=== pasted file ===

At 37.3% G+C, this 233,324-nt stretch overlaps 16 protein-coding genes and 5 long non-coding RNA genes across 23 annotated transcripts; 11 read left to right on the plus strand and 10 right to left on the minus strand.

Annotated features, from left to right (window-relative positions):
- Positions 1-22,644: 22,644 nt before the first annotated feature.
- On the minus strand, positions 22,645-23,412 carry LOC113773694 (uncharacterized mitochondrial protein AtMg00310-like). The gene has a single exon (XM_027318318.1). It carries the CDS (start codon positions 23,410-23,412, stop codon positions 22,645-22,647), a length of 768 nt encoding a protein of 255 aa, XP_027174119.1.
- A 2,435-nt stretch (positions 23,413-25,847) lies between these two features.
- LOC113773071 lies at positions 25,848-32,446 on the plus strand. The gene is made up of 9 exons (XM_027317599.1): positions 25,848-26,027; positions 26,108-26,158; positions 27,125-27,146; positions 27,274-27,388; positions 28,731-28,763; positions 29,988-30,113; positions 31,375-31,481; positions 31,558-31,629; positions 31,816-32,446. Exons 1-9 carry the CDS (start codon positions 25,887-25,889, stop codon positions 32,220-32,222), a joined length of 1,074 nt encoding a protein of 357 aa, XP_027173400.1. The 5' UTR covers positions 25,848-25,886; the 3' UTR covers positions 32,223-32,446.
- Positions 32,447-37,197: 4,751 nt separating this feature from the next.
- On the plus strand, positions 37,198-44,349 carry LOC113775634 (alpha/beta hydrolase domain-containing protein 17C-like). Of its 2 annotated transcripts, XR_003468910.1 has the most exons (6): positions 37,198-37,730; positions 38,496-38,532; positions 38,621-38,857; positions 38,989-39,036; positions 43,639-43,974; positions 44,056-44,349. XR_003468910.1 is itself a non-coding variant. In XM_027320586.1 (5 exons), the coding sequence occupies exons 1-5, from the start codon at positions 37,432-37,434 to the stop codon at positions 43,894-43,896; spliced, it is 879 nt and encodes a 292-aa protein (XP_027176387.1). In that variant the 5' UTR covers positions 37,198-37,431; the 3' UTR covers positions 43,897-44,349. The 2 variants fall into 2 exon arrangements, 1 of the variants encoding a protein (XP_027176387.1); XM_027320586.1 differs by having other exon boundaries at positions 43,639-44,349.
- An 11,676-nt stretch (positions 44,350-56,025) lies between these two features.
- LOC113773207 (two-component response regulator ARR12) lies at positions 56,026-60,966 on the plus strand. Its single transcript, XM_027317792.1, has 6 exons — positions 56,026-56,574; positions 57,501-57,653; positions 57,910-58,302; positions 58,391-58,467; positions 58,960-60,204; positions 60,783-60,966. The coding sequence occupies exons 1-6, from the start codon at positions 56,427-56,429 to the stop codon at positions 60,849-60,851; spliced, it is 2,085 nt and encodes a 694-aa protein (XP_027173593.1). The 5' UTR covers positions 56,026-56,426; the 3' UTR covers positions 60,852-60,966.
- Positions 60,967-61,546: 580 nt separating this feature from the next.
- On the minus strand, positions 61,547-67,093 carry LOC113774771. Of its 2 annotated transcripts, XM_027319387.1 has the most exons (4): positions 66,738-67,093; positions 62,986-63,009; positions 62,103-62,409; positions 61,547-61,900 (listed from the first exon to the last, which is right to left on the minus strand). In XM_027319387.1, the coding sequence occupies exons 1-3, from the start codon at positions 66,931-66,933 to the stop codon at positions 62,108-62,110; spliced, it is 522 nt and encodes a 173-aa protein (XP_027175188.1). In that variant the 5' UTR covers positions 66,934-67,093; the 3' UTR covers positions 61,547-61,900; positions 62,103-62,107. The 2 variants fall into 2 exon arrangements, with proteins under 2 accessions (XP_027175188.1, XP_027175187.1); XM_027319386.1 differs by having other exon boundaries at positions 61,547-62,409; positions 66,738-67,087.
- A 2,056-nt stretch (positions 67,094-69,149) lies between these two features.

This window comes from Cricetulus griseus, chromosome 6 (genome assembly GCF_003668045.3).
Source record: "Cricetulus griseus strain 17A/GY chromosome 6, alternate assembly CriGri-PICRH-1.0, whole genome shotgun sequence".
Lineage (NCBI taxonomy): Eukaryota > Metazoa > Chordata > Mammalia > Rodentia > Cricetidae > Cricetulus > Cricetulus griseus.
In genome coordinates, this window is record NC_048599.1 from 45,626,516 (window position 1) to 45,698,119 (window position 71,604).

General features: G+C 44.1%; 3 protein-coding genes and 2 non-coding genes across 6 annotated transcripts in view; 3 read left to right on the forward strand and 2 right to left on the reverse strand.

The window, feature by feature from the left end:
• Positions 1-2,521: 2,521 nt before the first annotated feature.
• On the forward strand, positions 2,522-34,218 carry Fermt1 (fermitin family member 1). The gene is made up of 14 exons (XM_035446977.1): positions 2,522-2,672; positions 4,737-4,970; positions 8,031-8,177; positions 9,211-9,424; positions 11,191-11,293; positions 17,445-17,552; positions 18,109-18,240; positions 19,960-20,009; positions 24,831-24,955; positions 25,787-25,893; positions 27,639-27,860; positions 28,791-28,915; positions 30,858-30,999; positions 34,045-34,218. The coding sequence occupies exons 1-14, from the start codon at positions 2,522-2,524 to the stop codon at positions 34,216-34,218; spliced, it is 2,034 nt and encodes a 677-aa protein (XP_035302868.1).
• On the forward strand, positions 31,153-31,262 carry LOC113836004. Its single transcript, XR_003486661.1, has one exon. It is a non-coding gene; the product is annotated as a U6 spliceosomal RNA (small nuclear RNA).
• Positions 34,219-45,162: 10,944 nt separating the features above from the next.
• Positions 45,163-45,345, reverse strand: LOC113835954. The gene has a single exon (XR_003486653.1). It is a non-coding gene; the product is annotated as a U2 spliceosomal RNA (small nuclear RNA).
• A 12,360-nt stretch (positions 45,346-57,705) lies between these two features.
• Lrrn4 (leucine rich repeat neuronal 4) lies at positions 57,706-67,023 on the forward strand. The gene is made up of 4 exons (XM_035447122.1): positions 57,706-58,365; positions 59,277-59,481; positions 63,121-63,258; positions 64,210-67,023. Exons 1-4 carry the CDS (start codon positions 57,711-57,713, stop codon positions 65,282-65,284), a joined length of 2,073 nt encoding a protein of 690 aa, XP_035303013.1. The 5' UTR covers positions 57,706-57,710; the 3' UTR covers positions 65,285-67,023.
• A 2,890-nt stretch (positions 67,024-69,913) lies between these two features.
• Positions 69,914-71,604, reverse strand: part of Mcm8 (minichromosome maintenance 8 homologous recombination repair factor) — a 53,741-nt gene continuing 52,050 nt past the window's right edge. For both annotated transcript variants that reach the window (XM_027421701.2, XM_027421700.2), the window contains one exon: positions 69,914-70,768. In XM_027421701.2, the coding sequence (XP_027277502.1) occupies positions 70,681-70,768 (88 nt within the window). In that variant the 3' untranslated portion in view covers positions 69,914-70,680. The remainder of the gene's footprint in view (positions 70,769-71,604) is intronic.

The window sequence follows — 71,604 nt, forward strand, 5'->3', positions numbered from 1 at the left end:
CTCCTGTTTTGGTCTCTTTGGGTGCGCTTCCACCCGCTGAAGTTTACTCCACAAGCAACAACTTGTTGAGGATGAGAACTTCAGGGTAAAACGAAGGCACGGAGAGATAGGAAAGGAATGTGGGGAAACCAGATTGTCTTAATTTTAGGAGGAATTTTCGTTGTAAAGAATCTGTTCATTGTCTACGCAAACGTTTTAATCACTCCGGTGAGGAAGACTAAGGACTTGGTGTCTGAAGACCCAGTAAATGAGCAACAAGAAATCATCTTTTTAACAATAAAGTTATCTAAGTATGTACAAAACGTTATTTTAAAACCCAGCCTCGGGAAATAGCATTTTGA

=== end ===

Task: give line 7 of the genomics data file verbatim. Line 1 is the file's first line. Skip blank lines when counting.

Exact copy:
- Positions 32,447-37,197: 4,751 nt separating this feature from the next.